Posted 18 July 2012 - 02:40 PM
In my case, staying at home triggers my anxiety and is not always a refuge or a comfort. Best to you!!!
Mental Illness is a serious health condition not to be trifled with. It requires treatment by highly trained, experienced, qualified and Board-certified physicians, physician- specialists, and mental health professionals. There is no substitute for this professional care. I am not a mental health professional, only a fellow sufferer.
*All research is subject to limitations. The findings of medical research in the field of depression are subject to validation, invalidation or reinterpretation based on many factors including: reliability, objectivity, new discoveries, adherence to research ethics , as well as other research studies, including more detailed studies, larger studies and longer term studies.
"A man is really ethical when he obeys the constraint laid on him to help all life which he is able to help, and when he goes out of his way to avoid injuring anything living. He does not ask how far this or that life deserves compassion as valuable in itself, how far it is capable of feeling. To him, life itself is sacred. He shatters no ice crystal that sparkles in the sun, tears no leaf from its tree, breaks off no flower, and is careful not to crush any insect as he walks. If he works by lamplight on a summer evening, he prefers to keep the window shut and breathe stifling air rather than see insect after insect fall on his table with singed and sinking wings. If he goes out into the street after a rain storm and sees a worm which has strayed there, he reflects that it will surely dry up in the sunlight, if it does not quickly regain the damp soil into which it can creep, and so he helps it back to the lush grass. Should he pass an insect which has fallen into a pool, he spares the time to reach it a leaf or a stalk on which it may clamor and save itself. Animals suffer as much as we do. We must fight against the spirit of unconscious cruelty with which we treat the animals. " Dr. Albert Schweitzer.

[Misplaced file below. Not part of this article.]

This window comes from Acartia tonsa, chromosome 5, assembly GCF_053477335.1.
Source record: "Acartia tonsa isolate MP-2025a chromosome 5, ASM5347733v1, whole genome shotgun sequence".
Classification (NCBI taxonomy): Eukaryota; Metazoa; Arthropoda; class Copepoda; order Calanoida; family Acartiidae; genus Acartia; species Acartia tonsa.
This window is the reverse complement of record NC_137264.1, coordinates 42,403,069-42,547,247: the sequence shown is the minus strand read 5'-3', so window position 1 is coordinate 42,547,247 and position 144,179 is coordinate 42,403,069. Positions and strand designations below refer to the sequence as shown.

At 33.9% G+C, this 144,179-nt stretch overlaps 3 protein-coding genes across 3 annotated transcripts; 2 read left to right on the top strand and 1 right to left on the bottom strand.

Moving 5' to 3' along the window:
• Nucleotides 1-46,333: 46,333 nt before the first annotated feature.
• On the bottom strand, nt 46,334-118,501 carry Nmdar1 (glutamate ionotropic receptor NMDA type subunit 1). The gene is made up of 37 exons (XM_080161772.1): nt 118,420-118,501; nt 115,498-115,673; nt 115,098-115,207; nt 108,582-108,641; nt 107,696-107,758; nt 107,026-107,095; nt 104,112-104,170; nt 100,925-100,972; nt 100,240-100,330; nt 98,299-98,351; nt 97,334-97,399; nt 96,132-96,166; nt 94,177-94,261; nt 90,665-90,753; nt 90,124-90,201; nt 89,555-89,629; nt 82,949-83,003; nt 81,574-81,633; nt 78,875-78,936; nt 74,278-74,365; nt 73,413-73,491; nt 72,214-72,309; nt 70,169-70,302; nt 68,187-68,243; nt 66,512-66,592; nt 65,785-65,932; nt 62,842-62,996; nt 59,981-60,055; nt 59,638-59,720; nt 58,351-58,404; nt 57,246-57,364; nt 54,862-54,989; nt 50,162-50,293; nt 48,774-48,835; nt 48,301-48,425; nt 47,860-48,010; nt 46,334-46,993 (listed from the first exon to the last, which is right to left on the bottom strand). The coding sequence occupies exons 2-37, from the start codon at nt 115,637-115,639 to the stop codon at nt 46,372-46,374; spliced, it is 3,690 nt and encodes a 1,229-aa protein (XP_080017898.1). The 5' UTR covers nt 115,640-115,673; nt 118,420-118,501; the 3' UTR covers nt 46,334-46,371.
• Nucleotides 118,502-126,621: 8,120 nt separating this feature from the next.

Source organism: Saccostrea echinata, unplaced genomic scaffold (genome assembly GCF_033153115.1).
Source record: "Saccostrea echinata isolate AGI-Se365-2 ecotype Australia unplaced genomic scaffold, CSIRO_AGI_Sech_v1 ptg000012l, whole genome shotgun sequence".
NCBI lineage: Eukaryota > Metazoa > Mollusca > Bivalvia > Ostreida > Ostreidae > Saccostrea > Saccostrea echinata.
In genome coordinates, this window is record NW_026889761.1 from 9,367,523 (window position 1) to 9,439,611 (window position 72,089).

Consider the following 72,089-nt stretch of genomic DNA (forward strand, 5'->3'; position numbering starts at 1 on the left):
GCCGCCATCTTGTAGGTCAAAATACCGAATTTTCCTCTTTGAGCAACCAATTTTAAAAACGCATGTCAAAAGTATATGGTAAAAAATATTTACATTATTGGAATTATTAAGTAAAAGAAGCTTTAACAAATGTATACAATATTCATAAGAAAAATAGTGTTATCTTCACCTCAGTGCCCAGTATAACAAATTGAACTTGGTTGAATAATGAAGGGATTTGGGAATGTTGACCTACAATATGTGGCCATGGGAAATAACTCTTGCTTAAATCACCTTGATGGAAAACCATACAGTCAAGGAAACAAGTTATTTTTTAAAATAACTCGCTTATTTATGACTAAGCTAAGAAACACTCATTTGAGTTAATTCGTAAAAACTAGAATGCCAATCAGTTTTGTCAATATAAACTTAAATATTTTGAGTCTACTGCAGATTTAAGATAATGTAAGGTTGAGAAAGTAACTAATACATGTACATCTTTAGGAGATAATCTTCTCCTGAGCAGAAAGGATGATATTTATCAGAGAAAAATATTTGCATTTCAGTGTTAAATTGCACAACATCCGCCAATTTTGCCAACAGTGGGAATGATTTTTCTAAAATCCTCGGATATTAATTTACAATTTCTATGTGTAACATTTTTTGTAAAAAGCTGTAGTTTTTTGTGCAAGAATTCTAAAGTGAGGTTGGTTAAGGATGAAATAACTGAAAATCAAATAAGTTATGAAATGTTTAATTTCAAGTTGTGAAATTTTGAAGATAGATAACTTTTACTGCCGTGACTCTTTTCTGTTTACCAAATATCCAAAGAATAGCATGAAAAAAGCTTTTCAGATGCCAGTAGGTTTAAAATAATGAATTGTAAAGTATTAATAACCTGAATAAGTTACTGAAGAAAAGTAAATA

"Compassion, in which all ethics must take root, can only attain its full breadth and depth if it embraces all living creatures and does not limit itself to mankind." Dr. Albert Scheiweiter.
Posted 18 July 2012 - 03:12 PM
Posted 18 July 2012 - 03:55 PM
Posted 20 July 2012 - 02:46 PM
p.s. It doesn't help that it's hot as balls during the summer here!
Edited by perse, 20 July 2012 - 02:48 PM.
Current regimen: Parnate 10 mg 1x daily (titrating up), Lyrica 100mg 3x daily, Ativan .5mg as needed
Past regimen that worked: Wellbutrin XL 450mg, Lyrica 100mg 3x daily, Ativan .5mg as needed, Xanax as needed, Seroquel 25mg @ bedtime
Past meds that didn't work out: Viibryd, Cymbalta, Abilify, Celexa, generic Wellbutrin (both budeprion and buproprion), Pristiq, Effexor, Zoloft, Remeron, Trazadone, Lamictal, Klonopin, Nefazodone, Neurontin (was fine on the Teva generic, but none of the others worked), Vistaril
Posted 21 July 2012 - 01:07 AM
My anxiety has decreased after I got a second job and met a few new people there. As a delivery driver it forces me to get out of my safe zone and go places some of which are not the best parts of town.
Posted 21 July 2012 - 07:39 AM
Just after my mom died I was still a freshman in college. Sometimes, getting out to go to college was more that I could take. I would dress and go out, feeling the panic and axiety rising in myself and blocking my tears.